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The Human Tissue Act 2004 (Persons who Lack Capacity to Consent and Transplants) Regulations 2006 (Regulations) require that an AA must have conducted separate interviews with the donor, the person giving consent on the donor’s behalf and the recipient in order to gather the material that must...
It is important that the AAs are independent of the transplant unit, the donor, person consenting on behalf of the donor and recipient.
If you are interested in applying to become an AA, but unsure whether you meet the requirements, you should read the AA role specification and contact the Stem Cell Coordinator at your nearest stem cell unit in the first instance.
Under the Human Tissue Act 2004, any potential donation of bone marrow or peripheral blood stem cells (PBSC) from adults who lack capacity to consent and children who lack competence to consent, must be assessed by an Accredited Assessor (AA) and a report submitted to the HTA for decision.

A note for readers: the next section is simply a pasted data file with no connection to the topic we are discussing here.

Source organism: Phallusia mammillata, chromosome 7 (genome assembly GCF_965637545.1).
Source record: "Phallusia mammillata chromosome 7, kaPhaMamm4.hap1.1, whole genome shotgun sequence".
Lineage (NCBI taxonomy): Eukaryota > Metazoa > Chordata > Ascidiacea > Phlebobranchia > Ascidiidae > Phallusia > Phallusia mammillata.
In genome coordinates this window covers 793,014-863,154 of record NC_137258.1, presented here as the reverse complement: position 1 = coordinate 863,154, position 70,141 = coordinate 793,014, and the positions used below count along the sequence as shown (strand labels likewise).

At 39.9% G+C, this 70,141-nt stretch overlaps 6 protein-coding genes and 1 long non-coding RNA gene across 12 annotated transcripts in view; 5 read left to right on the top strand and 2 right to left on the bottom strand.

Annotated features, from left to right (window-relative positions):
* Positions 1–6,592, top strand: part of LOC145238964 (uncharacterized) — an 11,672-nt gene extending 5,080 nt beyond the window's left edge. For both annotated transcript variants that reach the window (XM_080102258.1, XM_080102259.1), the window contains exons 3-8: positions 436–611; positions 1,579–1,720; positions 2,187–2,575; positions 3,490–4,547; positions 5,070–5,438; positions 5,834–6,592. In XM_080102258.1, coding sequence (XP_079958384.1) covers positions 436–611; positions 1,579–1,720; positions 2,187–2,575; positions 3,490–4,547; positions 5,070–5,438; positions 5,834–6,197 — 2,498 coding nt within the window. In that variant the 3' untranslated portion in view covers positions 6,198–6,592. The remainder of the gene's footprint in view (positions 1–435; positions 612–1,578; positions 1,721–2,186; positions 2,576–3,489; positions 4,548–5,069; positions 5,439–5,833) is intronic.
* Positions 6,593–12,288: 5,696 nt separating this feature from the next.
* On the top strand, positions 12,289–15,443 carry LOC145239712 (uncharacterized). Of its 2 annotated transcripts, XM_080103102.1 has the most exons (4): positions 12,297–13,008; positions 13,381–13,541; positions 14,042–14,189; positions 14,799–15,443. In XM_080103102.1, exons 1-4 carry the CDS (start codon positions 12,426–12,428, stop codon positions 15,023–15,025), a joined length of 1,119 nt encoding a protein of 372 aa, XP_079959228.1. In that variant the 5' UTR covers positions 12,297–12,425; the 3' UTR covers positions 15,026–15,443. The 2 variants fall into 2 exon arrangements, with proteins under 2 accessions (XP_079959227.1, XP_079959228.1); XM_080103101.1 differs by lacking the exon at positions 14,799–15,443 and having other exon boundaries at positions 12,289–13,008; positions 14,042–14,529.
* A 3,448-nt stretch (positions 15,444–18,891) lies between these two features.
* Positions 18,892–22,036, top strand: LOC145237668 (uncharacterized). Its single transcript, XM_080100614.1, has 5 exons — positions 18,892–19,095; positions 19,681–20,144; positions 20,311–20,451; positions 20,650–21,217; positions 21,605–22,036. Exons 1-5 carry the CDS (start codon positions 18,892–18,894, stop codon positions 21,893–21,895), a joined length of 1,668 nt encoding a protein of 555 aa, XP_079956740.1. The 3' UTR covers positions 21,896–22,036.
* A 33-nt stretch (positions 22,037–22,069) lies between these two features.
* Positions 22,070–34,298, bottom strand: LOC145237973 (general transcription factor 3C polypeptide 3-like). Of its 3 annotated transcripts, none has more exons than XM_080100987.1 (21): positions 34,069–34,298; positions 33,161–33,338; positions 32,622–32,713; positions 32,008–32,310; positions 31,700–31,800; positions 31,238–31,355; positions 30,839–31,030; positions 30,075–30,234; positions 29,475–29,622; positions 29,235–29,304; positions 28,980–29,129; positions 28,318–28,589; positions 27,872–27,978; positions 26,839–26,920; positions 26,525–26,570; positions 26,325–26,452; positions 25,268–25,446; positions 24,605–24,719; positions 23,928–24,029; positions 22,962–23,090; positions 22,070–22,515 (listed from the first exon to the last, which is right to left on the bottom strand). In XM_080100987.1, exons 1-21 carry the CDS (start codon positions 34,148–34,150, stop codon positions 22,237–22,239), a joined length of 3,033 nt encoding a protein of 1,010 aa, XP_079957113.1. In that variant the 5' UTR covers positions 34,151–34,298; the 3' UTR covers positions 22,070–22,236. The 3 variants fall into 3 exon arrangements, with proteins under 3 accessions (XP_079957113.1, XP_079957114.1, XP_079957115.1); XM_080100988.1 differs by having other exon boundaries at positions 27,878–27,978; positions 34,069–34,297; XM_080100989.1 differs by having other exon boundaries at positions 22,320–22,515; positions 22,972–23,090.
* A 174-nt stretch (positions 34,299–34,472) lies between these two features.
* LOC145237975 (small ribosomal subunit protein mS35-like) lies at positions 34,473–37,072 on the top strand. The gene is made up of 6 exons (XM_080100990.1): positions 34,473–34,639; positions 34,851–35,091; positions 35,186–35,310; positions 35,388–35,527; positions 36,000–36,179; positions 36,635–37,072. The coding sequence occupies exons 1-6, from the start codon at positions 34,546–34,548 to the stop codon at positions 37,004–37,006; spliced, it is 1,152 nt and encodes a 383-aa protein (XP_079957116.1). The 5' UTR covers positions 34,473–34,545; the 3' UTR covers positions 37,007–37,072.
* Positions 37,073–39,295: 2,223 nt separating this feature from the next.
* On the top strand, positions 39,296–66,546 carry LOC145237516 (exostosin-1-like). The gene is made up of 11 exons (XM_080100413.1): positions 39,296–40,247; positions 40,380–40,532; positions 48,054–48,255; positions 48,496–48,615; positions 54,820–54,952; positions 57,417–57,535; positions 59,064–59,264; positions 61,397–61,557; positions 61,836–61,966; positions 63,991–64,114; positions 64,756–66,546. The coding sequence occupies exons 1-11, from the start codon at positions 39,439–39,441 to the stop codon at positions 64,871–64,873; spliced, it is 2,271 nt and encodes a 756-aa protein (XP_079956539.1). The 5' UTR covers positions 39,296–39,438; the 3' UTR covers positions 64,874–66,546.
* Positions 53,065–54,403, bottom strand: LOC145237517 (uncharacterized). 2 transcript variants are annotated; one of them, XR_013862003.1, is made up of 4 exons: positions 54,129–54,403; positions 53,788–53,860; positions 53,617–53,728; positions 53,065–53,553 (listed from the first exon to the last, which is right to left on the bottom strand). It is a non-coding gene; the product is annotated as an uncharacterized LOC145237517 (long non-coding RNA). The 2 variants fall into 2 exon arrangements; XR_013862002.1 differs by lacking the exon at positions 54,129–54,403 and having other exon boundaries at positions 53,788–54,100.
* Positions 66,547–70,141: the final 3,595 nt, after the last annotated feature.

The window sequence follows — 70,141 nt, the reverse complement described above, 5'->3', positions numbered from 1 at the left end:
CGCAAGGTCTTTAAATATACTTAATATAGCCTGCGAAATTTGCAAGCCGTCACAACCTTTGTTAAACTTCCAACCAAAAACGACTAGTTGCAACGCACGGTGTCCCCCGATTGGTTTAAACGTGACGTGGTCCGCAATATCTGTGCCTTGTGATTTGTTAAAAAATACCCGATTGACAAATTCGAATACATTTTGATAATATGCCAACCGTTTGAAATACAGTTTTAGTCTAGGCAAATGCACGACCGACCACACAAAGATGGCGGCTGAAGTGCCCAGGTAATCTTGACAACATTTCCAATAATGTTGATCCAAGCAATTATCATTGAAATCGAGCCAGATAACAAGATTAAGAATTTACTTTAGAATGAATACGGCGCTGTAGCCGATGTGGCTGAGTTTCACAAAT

The Authority is made up of a Chair and eleven Members:
To ensure that the HTA’s regulatory approach remains relevant, we actively prepare for the future. We do this through our development activities.
Our regulatory approach aims to be right-touch and in line with the principles of better regulation and the Regulators’ Code. This means that we primarily focus our regulation and resources on areas that involve an inherently greater risk to patient safety and public confidence if standards are...
Our strategic approach is based on right-touch regulation. This means being clear on the risks we are regulating, being proportionate and targeted in regulating those risks, taking into account the role of professional bodies and other regulators, and using the minimum necessary regulatory force...